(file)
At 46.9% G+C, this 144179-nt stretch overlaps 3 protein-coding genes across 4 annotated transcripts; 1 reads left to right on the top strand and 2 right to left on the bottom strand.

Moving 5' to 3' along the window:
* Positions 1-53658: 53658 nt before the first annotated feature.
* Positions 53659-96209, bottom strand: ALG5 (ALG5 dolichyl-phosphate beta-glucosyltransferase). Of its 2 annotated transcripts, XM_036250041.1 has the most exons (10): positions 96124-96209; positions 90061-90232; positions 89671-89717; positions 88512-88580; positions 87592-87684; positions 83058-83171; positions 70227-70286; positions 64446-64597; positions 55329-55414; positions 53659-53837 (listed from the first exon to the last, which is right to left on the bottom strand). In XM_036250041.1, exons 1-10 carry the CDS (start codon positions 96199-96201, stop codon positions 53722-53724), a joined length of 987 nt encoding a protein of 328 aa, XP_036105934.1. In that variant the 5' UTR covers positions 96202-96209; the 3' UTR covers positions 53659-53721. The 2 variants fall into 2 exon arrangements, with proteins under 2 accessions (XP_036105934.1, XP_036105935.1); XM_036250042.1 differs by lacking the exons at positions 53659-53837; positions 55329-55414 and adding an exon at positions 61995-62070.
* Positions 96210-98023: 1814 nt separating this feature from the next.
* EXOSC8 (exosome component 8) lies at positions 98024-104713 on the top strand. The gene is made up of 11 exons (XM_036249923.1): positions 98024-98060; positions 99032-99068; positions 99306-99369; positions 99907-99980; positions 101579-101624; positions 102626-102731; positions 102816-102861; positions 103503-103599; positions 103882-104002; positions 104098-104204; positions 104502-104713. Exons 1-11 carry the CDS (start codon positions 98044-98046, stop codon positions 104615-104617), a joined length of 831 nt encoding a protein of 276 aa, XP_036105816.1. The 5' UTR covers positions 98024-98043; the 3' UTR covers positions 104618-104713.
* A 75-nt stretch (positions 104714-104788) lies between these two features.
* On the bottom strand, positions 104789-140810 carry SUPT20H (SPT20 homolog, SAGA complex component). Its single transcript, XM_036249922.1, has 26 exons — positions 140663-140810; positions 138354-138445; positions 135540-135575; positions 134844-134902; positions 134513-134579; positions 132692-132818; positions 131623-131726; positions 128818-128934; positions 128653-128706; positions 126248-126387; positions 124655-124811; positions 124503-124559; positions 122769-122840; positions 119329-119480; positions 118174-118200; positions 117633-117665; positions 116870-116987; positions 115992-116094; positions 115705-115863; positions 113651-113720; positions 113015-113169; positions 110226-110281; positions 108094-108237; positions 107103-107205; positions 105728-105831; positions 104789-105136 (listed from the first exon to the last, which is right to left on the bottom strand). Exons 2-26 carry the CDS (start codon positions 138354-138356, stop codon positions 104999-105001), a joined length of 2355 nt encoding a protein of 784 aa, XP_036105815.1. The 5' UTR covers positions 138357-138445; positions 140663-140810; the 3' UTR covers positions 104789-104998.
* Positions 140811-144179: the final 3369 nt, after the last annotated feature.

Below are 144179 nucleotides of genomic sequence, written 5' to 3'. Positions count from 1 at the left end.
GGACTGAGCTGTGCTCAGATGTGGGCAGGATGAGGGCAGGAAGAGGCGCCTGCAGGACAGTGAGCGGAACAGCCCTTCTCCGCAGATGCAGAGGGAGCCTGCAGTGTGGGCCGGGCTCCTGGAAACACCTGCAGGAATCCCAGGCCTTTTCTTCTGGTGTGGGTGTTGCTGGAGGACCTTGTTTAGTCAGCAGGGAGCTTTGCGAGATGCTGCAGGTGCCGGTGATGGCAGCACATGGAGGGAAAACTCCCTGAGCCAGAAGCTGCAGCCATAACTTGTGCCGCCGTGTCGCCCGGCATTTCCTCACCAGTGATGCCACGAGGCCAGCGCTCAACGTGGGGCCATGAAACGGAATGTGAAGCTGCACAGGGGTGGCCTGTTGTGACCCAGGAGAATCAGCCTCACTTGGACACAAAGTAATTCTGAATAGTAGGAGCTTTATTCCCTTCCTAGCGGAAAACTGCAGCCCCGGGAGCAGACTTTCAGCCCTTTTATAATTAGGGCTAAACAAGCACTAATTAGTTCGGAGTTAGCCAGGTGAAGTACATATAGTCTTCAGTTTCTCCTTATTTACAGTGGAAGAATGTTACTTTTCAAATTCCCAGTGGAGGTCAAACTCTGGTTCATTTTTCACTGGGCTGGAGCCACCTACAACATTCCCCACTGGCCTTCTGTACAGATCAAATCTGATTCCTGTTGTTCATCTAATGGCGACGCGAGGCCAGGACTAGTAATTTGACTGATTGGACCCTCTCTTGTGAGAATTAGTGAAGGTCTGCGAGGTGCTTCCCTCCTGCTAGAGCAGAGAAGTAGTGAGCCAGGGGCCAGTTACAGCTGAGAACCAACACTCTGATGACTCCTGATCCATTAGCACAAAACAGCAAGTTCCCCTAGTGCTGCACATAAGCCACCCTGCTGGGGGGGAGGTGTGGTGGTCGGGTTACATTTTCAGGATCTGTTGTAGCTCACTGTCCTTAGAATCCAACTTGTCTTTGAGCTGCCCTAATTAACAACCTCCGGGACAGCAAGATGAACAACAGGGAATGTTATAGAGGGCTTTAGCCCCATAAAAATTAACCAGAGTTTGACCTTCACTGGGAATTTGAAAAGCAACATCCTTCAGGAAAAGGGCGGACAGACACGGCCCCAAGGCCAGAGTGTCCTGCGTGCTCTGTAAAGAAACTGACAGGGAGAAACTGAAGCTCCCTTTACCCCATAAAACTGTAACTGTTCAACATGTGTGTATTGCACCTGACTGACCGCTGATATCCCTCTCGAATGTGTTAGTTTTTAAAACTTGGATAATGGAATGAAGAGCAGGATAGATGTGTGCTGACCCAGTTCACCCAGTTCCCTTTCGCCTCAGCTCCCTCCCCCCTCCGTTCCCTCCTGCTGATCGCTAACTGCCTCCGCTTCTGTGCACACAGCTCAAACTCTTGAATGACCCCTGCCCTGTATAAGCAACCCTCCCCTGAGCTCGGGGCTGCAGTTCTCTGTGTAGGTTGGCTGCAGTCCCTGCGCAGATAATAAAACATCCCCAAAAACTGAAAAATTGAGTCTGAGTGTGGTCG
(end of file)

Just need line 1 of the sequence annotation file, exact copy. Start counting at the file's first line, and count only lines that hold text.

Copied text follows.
At 46.9% G+C, this 144179-nt stretch overlaps 3 protein-coding genes across 4 annotated transcripts; 1 reads left to right on the top strand and 2 right to left on the bottom strand.